Baseline characteristics between groups were compared using independent t tests (continuous variables) and χ2 tests (categorical). Changes in primary and secondary outcomes were compared between groups using latent difference score models which assess the difference in changes from T1 to T2 and T1 to T3.26 To avoid listwise deletion and maximize available data, we used the full-information maximum likelihood (FIML) estimation to account for missing data. The attrition in these data were 21% at T2 and 37% at T3. Using the FIML estimation ensured that all cases with valid data at baseline contributed to the estimates of intervention effects over time. Therefore, FIML accounted and adjusted for attrition over time, allowing for intent-to-treat analyses. Using FIML with a high level of missingness (eg, 50% attrition) has been shown to produce unbiased parameter estimates.27 Data are presented as mean (SD), FIML-adjusted mean (SE), or FIML-adjusted mean difference (95% CI) where appropriate. Data analysis was conducted in SPSS statistical software version 27.0 (IBM Corp) and MPlus version 8.7 (Muthén & Muthén).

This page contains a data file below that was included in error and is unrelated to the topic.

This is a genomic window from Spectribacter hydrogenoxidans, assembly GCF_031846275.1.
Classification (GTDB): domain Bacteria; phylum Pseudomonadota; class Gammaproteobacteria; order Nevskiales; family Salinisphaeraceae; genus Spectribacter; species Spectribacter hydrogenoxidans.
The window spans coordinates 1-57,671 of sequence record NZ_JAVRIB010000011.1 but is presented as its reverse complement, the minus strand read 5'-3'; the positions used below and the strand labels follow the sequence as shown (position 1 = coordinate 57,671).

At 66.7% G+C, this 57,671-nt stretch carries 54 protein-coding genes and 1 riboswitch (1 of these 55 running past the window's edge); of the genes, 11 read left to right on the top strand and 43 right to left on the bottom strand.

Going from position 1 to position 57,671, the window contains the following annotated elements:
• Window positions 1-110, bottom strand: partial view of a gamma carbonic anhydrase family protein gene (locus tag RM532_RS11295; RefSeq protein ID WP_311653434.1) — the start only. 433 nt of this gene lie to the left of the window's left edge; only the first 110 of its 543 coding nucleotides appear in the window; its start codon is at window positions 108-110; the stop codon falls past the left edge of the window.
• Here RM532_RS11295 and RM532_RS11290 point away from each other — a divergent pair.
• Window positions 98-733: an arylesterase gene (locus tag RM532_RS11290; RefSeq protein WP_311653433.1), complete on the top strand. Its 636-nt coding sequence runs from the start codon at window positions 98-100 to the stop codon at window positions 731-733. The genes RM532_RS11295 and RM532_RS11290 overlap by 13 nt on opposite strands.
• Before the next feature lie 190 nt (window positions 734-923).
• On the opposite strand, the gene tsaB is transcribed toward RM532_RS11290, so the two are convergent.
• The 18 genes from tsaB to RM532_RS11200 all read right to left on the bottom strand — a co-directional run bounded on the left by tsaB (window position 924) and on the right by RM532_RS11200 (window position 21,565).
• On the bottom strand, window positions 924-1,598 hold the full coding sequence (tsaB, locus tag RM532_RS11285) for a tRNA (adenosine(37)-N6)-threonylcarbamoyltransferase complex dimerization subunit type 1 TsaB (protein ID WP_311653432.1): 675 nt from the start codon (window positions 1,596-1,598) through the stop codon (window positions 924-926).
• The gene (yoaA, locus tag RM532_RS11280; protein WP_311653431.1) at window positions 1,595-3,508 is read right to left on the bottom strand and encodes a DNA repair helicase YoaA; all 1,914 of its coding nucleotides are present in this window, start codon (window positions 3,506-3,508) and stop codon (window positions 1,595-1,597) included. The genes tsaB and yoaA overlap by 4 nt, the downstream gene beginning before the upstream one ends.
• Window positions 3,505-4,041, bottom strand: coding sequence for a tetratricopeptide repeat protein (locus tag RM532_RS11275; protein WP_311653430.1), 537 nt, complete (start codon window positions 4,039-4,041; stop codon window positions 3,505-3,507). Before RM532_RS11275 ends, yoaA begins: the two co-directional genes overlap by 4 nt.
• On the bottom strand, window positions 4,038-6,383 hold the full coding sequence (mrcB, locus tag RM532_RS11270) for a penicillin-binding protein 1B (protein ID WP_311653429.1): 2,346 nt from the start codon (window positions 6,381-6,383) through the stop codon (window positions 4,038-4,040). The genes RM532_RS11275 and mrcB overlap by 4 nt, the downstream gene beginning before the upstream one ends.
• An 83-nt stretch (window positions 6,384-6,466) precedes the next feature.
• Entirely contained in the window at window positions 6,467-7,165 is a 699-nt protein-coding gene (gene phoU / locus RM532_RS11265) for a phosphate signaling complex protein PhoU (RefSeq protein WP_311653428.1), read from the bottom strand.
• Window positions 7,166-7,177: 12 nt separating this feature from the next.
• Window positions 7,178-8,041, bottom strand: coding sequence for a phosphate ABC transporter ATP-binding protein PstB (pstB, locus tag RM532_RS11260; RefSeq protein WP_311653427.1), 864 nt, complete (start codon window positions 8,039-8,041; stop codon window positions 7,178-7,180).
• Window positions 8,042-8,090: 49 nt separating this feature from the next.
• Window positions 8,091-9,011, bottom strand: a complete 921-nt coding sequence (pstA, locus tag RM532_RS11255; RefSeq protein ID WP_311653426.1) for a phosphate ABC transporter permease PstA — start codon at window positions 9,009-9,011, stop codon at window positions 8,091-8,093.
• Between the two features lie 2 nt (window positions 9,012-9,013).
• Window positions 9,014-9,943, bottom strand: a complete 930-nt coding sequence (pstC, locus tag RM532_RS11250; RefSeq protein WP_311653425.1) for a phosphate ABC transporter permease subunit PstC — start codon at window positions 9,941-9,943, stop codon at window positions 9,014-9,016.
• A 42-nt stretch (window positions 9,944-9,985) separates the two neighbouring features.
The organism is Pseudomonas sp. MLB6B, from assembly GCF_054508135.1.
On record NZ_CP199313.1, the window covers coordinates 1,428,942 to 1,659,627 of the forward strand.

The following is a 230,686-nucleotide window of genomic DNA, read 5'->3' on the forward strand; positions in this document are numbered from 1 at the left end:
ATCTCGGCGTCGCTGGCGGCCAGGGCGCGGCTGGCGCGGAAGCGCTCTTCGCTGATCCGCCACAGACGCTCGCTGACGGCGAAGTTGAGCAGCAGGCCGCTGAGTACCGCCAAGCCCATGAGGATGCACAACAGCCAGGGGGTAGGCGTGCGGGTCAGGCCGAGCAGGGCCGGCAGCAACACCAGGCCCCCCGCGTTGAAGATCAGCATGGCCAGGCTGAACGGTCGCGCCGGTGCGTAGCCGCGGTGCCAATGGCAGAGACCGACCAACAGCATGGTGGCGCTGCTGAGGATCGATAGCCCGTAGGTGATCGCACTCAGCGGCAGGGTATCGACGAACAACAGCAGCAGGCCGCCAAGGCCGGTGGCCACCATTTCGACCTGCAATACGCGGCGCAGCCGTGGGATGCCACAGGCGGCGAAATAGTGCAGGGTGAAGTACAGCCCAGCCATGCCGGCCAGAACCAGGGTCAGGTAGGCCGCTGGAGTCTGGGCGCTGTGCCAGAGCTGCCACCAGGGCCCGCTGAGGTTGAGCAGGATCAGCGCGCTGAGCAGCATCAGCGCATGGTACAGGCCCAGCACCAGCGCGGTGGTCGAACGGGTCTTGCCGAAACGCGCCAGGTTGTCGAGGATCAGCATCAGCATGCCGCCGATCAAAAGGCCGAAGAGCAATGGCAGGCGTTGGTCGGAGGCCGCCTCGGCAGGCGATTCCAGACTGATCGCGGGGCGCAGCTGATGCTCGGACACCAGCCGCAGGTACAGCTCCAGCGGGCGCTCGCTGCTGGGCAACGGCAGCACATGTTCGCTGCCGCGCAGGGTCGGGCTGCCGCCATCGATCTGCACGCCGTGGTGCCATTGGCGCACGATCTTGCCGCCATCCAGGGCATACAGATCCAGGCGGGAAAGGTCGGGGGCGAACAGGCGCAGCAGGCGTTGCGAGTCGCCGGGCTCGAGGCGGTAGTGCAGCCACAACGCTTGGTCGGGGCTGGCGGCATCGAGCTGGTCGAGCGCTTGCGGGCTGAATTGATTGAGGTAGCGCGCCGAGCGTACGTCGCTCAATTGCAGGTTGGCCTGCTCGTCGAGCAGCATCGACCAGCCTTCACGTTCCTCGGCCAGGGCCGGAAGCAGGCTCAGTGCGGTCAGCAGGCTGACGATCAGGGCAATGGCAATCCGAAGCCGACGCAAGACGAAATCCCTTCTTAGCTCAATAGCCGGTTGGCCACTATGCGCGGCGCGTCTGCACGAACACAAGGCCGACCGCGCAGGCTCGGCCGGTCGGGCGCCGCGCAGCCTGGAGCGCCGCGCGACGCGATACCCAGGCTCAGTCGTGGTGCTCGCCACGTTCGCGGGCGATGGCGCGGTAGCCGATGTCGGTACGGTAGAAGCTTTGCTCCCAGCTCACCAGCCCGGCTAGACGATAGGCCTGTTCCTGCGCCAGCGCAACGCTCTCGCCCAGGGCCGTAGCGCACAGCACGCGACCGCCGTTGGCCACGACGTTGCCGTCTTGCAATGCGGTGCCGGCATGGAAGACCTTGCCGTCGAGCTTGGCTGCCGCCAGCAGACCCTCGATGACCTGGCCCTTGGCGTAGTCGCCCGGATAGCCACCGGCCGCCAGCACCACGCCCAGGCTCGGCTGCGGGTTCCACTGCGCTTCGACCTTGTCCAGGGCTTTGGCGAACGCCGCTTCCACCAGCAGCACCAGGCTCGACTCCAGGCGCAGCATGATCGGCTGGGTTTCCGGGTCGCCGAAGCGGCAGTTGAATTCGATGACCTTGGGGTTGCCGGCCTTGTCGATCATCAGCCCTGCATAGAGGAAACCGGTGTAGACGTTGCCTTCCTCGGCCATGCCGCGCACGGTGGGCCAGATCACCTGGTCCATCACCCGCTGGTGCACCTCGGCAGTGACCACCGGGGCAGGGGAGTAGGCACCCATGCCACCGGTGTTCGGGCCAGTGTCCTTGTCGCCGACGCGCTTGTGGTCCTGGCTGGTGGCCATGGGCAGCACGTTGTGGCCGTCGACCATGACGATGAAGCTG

Overall, 117 youths (mean [SD] age, 14  years; 47 [40%] girls; mean [SD] BMI z score, 2.3 [0.3]) were enrolled (Figure 1). Youth met prediabetes inclusion criteria by HbA1c level (30 participants), fasting glucose level (1 participant), 2-hour glucose level (57 participants), or some combination of more than 1 criteria (29 participants). Their sociodemographic characteristics are described by group in eTables 1 and 2 in Supplement 2. As a whole, nearly all were of Mexican ancestry (109 [93%]) and born in the United States. Most (96 [82%]) reported English as their preferred language. Most families (78 [67%]) reported a monthly household income from $501 to $3000. Three-fourths of families reported having Medicaid health insurance (88 [75%]), and just over one-third (44 [38%]) reported receiving the supplemental nutritional assistance program. Baseline characteristic comparisons between the INT and UCC groups are presented in Table 1, showing that groups were similar in diabetes risk factors and QOL.